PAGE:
• 1 gunboat (Aunus)
  • 1 minelayer (Yrjö)
  • 1 tug (Vakava)
  • 2 motor boats (S 1 and N. K. af Klercker)

The navy also had several auxiliary warships, ice-breakers and patrol boats from the Coast Guard.

Winter War

When the Winter War broke out the Finnish Navy moved to occupy the de-militarized Åland Islands and to protect merchant shipping. In the first month of the war battles between Soviet ships and Finnish coastal batteries were fought at Hanko, Finland, Utö and Koivisto. In Koivisto as well as at Hanko the batteries forced Soviet battleships to retire with damage. Finnish efforts to use submarines (Vesikko and Saukko) to sink the bombarding capital ships however failed. In December 1939 the ice became so thick that only the ice-breakers could still move. The two coastal defence ships were moved to the harbour in Turku where they were used to stiffen the air-defences of the city. They remained there for the rest of the war.

Continuation War

Before the Continuation War five more torpedo boats were ordered from Italy. The base that the Soviets had acquired in the Winter War at Hanko Peninsula divided the areas where the Finnish Navy would operate in two with its accompanying coastal artillery positions in both islands of Russarö and Osmussaar guarding the minefields blocking the entrance to the Eastern Gulf of Finland. Large mine fields were laid down in cooperation with the German Kriegsmarine when the war began. The coastal defence ships bombarded the Soviet base at Hanko until the Soviets evacuated Hanko in December 1941.[1]

Between 1941–1945 some 69,779 mines and mine sweeping obstacles were laid in the Gulf of Finland by Finnish, Soviet and German naval forces. The Soviet Navy laid 16,179 mines and 2,441 mine sweeping obstacles, the Finnish navy 6,382 mines, and the German navy's vessels, submarines and aircraft laid some 45,000 mines, of which 3,000 were magnetic mines. The last mine sweeping season was held in 1957, but the mine danger continued for some 10 more years, and there are still mines there.[2] The greatest loss of the Finnish Navy occurred on September 13, 1941 when the Ilmarinen ran into a mine and sank. 271 sailors lost their lives and only 132 were rescued. Most of the survivors later served in the Lake Onega flotilla, using old captured ships, including a steam engined paddlewheeler.

In 1942 the main focus of the war at sea was on the anti-submarine warfare as Finnish and German naval forces struggled against over 30 Soviet submarines that tried to attack shipping in the Baltic Sea as the German mine barrier had proven to be insufficient to completely stop Soviet submarines. The Soviet subs sank 18 ships, seven of which were Finnish. 12 Soviet submarines were also sunk three of which by Finnish submarines. Taking heed what happened in 1942 the Germans decided to follow on Finnish advice of laying anti-submarine nets between Naissaar and Porkkala immediately after waters came freed from ice. That barrier with its accompanying minefields effectively contained Soviet naval vessels to Easterns Gulf of Finland until autumn 1944 when Soviets were able to use Finnish coastal seeways to circumvent the barrier.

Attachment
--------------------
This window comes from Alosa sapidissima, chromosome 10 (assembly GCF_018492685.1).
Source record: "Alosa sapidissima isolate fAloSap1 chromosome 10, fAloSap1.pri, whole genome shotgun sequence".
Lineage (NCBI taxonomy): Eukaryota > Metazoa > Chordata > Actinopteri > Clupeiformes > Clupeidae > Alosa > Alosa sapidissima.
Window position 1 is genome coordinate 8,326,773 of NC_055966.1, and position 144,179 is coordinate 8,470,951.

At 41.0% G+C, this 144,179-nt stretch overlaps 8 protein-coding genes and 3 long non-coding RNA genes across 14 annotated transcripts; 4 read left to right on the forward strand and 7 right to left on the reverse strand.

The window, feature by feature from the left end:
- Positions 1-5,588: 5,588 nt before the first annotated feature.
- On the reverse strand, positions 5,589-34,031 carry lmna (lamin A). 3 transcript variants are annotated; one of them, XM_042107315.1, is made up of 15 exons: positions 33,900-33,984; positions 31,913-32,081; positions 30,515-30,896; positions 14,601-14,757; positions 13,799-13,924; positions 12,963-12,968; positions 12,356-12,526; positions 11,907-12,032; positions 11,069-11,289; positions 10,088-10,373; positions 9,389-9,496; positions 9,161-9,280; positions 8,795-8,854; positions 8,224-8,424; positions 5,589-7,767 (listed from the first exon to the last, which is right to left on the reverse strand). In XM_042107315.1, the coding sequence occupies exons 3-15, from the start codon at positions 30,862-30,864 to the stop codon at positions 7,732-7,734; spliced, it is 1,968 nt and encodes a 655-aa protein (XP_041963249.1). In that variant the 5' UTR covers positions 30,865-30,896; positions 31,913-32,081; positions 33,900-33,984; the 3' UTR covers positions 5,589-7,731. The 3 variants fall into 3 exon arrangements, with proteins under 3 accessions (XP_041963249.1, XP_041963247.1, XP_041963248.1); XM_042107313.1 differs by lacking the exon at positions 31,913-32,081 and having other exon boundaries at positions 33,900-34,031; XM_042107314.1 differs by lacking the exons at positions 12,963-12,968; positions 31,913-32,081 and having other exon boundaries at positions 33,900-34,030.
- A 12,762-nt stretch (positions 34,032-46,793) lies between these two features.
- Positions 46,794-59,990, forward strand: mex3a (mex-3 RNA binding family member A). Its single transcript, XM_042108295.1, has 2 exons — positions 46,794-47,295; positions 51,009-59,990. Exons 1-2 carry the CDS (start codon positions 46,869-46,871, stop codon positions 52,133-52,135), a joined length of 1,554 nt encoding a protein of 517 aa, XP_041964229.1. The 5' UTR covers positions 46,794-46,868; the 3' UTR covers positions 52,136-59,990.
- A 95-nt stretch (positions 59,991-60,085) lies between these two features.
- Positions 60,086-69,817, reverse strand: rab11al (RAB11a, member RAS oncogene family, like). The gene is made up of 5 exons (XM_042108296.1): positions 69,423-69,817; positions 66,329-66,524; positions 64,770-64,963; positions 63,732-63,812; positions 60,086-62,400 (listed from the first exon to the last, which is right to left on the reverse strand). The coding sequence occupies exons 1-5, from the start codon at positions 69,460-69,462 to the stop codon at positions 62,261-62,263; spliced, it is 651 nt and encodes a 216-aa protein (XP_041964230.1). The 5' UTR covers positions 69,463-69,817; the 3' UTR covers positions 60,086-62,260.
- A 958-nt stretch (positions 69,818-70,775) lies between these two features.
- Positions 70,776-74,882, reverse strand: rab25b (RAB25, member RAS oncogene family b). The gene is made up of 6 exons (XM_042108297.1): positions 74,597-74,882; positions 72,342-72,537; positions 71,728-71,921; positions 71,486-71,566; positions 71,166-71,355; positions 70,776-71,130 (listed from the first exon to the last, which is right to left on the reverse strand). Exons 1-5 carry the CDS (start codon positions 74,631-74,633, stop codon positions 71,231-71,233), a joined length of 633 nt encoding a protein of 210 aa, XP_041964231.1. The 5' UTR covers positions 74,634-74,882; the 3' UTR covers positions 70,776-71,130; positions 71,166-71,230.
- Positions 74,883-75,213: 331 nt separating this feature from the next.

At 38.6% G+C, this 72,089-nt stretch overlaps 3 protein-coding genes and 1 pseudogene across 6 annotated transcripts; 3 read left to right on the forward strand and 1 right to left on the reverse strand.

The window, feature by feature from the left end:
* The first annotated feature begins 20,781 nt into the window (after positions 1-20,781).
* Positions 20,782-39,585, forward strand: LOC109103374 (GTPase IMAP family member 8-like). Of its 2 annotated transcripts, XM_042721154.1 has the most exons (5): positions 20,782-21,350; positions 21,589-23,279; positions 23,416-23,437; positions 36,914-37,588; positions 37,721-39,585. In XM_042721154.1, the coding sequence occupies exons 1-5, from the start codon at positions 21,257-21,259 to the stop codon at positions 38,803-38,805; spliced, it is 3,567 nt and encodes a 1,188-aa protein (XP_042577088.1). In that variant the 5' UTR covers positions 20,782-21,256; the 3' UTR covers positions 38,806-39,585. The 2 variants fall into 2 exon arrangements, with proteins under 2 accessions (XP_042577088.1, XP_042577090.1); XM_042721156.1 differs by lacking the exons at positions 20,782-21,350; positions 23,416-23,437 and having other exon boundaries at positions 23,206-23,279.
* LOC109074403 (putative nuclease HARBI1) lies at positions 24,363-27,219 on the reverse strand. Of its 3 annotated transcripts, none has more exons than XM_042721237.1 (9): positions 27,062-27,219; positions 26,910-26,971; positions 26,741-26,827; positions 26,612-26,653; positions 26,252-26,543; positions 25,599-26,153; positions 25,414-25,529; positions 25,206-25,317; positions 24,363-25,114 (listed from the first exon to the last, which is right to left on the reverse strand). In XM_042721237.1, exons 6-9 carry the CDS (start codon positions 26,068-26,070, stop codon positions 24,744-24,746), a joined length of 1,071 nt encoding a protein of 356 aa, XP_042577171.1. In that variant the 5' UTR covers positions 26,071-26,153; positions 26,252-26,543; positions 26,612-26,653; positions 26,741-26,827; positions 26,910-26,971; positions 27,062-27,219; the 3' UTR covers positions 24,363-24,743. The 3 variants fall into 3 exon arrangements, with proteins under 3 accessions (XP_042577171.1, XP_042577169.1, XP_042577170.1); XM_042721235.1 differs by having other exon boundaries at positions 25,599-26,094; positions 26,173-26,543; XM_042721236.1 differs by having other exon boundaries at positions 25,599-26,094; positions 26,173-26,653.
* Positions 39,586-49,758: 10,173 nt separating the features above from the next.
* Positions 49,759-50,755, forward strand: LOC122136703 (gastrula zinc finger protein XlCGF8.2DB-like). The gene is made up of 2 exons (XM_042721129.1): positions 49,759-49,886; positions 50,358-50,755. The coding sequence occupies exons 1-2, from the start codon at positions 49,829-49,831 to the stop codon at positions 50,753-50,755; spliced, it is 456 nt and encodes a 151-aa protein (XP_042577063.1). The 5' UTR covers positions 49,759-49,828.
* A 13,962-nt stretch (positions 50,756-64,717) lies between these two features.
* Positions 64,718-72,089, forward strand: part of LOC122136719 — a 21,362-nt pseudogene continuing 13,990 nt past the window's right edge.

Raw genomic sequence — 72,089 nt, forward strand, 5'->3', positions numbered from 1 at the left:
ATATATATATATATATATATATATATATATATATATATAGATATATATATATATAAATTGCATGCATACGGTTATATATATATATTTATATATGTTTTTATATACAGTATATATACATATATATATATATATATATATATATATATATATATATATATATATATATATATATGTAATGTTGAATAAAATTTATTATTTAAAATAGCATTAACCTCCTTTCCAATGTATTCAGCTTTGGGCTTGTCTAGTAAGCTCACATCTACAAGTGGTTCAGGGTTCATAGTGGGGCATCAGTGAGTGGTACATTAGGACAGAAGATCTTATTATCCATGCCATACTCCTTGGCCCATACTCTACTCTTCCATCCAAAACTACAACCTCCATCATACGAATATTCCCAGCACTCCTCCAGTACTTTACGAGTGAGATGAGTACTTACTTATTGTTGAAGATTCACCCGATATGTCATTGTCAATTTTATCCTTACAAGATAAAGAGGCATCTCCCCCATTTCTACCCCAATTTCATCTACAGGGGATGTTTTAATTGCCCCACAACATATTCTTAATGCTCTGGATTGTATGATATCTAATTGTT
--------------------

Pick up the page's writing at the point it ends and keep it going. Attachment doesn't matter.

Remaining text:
In Spring 1942 Finnish forces captured the island of Gogland. In July 1942 the Soviets made an attempt to occupy the small island of Sommers in the Gulf of Finland. The Soviets lost several smaller vessels (patrol and torpedo boats) together with 128 men. 102 Soviet soldiers were taken prisoner. During 1943 the navy received 14 new torpedo boats which were used to replace the old pre-war ones.

In 1944 the Soviets launched a major offensive against Finland, during which the navy fought in support of Finnish land forces the Gulf of Vyborg. In the end the ships were forced to pull out.

Lapland War

On September, 1944 the operations against Germany started. The main focus was in the north, the Lapland War, but the Germans also tried to capture Suursaari (Operation Tanne Ost). The attack was repulsed. During the battle, Finnish motor torpedo boats sank several German vessels.

The last action of the Finnish Navy was during the amphibious landing of troops from Oulu in Tornio. The Finnish gunboats successfully shelled German batteries, which had posed serious threat for the landingships, while their anti-aircraft batteries defended the convoy from German air attacks. The navy also hunted German U-boats in the Baltic, laying its last mines of the war while doing this.

After the Armistice the navy started very high demanding mine clearance operation, which lasted until 1950. Especially the Gulf of Finland had been extensively mined. The result were high casualties among the clearance crews.

The Cold War era